Anyway these were all problems that were behind us, and now, as I lay buried up to my neck in the sand cocooned inside two wetsuits in an effort to keep warm during the icy desert night, I reflected on the chain of events that had led to us becoming refugees.

It had all started a few years ago, after my first trip to the Western Sahara, that time I'd pushed on right to the end of the desert and on into West Africa, but it was the Western Sahara and Mauritania that had left the deepest impressions and the most unanswered questions, for it was here, that I felt, I had the best chance of finding high quality, empty waves and so I vowed to return one day.

This new journey had begun way up to the north, right in the heart of Morocco. There's a lot of coastline between the towns and cities of northern Morocco and Dakhla and that means lots of opportunities to discover virgin waves. We'd found a few and probably drove past many more, right points and heavy beachbreaks; many of the coves and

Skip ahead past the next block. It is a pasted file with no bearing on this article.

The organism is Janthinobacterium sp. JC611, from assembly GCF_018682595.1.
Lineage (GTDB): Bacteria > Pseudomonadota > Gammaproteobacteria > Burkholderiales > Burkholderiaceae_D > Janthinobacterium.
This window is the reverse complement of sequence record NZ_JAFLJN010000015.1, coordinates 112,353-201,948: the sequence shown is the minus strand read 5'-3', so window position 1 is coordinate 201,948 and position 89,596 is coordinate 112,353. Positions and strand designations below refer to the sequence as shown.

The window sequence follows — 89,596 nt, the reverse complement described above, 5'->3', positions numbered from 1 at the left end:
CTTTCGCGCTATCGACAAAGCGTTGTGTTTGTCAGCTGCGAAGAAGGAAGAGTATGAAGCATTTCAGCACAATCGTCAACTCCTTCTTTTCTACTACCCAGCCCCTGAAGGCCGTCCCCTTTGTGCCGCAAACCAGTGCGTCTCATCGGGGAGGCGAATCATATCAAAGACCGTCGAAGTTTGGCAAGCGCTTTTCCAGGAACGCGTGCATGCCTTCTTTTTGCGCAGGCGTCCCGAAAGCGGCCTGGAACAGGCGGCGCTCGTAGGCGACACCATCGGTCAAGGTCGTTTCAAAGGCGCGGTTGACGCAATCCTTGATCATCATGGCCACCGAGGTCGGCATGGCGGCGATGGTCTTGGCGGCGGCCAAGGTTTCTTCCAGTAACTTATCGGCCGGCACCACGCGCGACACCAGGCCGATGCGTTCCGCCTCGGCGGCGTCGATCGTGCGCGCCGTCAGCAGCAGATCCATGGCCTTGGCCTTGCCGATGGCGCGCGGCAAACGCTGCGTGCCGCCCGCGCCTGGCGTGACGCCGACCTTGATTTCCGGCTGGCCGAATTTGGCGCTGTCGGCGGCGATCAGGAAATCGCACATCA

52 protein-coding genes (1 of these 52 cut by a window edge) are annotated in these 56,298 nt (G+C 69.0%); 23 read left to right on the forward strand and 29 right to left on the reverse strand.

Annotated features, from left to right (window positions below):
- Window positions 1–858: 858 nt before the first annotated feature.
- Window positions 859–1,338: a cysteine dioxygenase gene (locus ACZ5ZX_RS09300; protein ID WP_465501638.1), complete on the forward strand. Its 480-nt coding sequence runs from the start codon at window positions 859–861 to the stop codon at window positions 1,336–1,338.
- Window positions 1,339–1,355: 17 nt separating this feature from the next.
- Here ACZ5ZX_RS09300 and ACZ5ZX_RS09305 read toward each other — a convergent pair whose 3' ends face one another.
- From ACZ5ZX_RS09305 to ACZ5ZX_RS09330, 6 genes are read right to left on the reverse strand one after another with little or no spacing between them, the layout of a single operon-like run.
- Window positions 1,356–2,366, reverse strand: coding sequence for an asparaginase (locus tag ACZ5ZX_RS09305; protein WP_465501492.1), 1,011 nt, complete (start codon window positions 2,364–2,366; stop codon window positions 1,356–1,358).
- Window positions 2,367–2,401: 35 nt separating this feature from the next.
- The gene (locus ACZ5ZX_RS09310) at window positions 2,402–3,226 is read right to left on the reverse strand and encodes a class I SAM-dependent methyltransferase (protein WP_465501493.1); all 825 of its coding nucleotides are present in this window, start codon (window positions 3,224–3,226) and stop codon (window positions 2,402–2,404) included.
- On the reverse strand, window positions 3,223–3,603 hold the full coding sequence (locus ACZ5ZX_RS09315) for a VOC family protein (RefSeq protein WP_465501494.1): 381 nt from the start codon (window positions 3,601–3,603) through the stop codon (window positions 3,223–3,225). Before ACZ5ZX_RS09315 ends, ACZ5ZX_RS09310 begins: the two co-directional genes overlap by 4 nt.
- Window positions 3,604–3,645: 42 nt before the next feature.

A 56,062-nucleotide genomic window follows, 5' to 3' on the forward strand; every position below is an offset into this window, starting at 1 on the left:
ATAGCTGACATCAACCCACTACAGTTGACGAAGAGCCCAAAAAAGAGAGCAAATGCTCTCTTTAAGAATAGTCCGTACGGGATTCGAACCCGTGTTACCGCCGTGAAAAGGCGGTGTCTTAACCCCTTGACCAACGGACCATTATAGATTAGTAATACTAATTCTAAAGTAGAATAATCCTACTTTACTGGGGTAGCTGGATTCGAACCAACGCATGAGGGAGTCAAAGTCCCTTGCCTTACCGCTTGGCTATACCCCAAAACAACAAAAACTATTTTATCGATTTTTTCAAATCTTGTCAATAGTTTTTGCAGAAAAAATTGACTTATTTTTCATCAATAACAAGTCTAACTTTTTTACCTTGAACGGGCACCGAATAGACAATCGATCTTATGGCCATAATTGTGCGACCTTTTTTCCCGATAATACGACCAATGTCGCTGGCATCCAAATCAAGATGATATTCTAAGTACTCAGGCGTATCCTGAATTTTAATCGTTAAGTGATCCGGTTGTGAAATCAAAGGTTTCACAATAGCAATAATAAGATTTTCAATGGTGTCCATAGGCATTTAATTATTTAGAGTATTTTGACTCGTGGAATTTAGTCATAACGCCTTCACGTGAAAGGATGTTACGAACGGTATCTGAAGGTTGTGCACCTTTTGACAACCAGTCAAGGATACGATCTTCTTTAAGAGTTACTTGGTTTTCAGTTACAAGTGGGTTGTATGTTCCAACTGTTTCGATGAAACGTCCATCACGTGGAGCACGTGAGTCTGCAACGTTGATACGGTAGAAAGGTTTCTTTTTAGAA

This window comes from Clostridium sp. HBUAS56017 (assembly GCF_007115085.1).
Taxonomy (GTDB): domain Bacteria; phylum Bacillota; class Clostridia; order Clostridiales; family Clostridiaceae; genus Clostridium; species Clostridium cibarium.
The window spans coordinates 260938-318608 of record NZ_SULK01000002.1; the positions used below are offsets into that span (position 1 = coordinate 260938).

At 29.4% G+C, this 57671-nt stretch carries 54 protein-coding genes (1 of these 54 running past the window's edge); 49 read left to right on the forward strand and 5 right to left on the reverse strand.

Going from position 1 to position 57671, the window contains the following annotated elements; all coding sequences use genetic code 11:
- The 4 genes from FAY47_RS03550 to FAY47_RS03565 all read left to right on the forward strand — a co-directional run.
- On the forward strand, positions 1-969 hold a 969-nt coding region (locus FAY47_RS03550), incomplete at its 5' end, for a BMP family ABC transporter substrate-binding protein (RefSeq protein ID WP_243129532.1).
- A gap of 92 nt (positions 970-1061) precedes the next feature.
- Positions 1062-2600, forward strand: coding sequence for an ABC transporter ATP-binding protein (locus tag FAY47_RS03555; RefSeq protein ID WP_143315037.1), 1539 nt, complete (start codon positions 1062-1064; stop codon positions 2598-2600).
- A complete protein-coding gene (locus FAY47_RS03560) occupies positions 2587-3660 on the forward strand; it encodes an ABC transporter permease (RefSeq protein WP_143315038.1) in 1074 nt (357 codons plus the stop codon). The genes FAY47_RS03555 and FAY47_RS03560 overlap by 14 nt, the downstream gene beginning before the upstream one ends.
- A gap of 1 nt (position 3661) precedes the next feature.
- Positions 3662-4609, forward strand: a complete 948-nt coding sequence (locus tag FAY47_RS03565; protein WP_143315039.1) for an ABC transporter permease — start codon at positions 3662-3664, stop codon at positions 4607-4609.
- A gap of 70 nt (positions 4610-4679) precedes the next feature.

bays we checked had both. And after several days of hunting we found the wave of the trip, a powerful right breaking down a boulder strewn point, some of the waves were fun in anyone's language, fast and walled up with plenty of room to play with and maybe even a chance to tuck under the lip and race the section. Others though were tricky, even on bodyboards, with the swells hitting the take off spot with such speed and ferocity that they mutated into square, treble lipped heaving caverns of water that exploded into a messy climax of compressed air, sand and spray.

However, like I said, the spirit of the frontier, it's hard to resist and for us it was the coast south of Dakhla that had the real pull. It used to be that you could only head south of Dakhla in military convoys, and they didn't stop for surf until they reached Mauritania's second city, Nouâdhibou. The last time I came I sat in a truck and watched several hundred kilometres of almost unknown coast fly by the window. Now though Morocco feels that it's safe enough to let you fend for yourself, but only on the main road, the desert either side of you continues to harbour the detritus of war, five million landmines lie buried and unexploded under the drifting sands. It all began back in the '70's, after the then King of Morocco, Hassen II marched 300,000 unarmed civilians into what at the time was the Spanish Sahara and claimed the region for Morocco. Spain threw in the towel instantly; it wasn't worth getting in a huff over a bit of sand. However not all of the territories in-habitants were completely bowled over by the idea of being Moroccan, even less so Mauritanian or Algerian, both of whom quickly put in